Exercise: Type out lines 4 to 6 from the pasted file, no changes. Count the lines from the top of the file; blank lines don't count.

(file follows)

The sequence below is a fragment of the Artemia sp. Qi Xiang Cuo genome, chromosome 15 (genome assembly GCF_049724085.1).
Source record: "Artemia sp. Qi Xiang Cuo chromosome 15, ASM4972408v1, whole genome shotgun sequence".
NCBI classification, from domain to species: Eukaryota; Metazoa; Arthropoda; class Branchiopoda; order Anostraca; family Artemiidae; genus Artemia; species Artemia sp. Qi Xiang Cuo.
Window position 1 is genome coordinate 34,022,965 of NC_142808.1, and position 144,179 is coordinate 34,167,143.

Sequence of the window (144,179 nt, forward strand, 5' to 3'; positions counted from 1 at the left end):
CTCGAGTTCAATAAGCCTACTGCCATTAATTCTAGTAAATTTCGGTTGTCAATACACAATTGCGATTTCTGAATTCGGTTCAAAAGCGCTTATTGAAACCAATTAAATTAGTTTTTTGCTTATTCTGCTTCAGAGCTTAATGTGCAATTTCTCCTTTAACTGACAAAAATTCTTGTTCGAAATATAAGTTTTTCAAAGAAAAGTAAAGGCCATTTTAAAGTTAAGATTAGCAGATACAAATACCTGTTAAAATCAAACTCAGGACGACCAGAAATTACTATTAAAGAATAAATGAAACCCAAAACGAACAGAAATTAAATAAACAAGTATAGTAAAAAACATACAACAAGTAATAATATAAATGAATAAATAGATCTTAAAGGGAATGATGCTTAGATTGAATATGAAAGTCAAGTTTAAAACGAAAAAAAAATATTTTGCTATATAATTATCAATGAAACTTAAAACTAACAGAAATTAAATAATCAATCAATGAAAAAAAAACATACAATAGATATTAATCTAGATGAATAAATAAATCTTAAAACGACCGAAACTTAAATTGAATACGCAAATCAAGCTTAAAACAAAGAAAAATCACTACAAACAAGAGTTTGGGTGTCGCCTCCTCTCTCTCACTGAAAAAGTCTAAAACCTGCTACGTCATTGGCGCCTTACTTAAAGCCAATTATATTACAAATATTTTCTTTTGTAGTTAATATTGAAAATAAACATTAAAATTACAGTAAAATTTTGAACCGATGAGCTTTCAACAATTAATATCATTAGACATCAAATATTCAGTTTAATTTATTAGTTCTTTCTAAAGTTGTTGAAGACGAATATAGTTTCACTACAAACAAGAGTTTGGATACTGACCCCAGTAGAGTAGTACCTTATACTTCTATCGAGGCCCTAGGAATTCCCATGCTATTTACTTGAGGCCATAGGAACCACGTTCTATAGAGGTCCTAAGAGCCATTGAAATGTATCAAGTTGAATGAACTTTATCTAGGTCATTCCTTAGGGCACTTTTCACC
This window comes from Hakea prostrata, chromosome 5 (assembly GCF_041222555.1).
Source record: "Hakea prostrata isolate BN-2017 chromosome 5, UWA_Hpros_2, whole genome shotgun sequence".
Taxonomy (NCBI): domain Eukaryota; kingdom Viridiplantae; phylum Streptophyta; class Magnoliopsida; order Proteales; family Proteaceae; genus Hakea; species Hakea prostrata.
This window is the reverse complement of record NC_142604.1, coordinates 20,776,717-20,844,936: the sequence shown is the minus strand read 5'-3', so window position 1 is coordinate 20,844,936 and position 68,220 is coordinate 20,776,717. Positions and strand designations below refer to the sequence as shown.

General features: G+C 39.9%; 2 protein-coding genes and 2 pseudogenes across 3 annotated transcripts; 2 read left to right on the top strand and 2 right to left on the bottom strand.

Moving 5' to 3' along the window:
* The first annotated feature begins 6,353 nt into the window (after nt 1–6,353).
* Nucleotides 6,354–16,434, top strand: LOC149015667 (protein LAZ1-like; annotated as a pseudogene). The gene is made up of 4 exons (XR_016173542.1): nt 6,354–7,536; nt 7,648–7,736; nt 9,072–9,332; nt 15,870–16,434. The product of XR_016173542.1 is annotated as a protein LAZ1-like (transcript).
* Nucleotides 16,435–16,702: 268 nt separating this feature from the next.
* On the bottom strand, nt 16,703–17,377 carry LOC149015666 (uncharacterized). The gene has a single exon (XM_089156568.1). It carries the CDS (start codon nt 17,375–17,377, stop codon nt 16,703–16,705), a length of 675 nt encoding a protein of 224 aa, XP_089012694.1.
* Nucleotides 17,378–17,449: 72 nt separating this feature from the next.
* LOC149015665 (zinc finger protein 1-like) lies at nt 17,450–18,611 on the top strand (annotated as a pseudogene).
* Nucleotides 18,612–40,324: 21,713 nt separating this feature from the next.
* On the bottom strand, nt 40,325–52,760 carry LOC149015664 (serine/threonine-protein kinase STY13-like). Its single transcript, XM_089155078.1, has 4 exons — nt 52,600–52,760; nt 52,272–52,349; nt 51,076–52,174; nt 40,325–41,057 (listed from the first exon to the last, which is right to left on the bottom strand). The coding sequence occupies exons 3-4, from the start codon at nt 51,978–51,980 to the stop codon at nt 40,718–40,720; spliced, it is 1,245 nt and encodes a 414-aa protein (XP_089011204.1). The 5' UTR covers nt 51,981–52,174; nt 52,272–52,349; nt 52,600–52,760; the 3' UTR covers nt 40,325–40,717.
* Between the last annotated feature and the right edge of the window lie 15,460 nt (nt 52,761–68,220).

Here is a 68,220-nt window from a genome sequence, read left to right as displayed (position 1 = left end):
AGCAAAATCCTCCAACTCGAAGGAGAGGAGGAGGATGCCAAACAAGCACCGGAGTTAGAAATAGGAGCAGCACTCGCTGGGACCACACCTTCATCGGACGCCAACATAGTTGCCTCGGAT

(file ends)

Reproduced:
Window position 1 is genome coordinate 34,022,965 of NC_142808.1, and position 144,179 is coordinate 34,167,143.

Sequence of the window (144,179 nt, forward strand, 5' to 3'; positions counted from 1 at the left end):
CTCGAGTTCAATAAGCCTACTGCCATTAATTCTAGTAAATTTCGGTTGTCAATACACAATTGCGATTTCTGAATTCGGTTCAAAAGCGCTTATTGAAACCAATTAAATTAGTTTTTTGCTTATTCTGCTTCAGAGCTTAATGTGCAATTTCTCCTTTAACTGACAAAAATTCTTGTTCGAAATATAAGTTTTTCAAAGAAAAGTAAAGGCCATTTTAAAGTTAAGATTAGCAGATACAAATACCTGTTAAAATCAAACTCAGGACGACCAGAAATTACTATTAAAGAATAAATGAAACCCAAAACGAACAGAAATTAAATAAACAAGTATAGTAAAAAACATACAACAAGTAATAATATAAATGAATAAATAGATCTTAAAGGGAATGATGCTTAGATTGAATATGAAAGTCAAGTTTAAAACGAAAAAAAAATATTTTGCTATATAATTATCAATGAAACTTAAAACTAACAGAAATTAAATAATCAATCAATGAAAAAAAAACATACAATAGATATTAATCTAGATGAATAAATAAATCTTAAAACGACCGAAACTTAAATTGAATACGCAAATCAAGCTTAAAACAAAGAAAAATCACTACAAACAAGAGTTTGGGTGTCGCCTCCTCTCTCTCACTGAAAAAGTCTAAAACCTGCTACGTCATTGGCGCCTTACTTAAAGCCAATTATATTACAAATATTTTCTTTTGTAGTTAATATTGAAAATAAACATTAAAATTACAGTAAAATTTTGAACCGATGAGCTTTCAACAATTAATATCATTAGACATCAAATATTCAGTTTAATTTATTAGTTCTTTCTAAAGTTGTTGAAGACGAATATAGTTTCACTACAAACAAGAGTTTGGATACTGACCCCAGTAGAGTAGTACCTTATACTTCTATCGAGGCCCTAGGAATTCCCATGCTATTTACTTGAGGCCATAGGAACCACGTTCTATAGAGGTCCTAAGAGCCATTGAAATGTATCAAGTTGAATGAACTTTATCTAGGTCATTCCTTAGGGCACTTTTCACC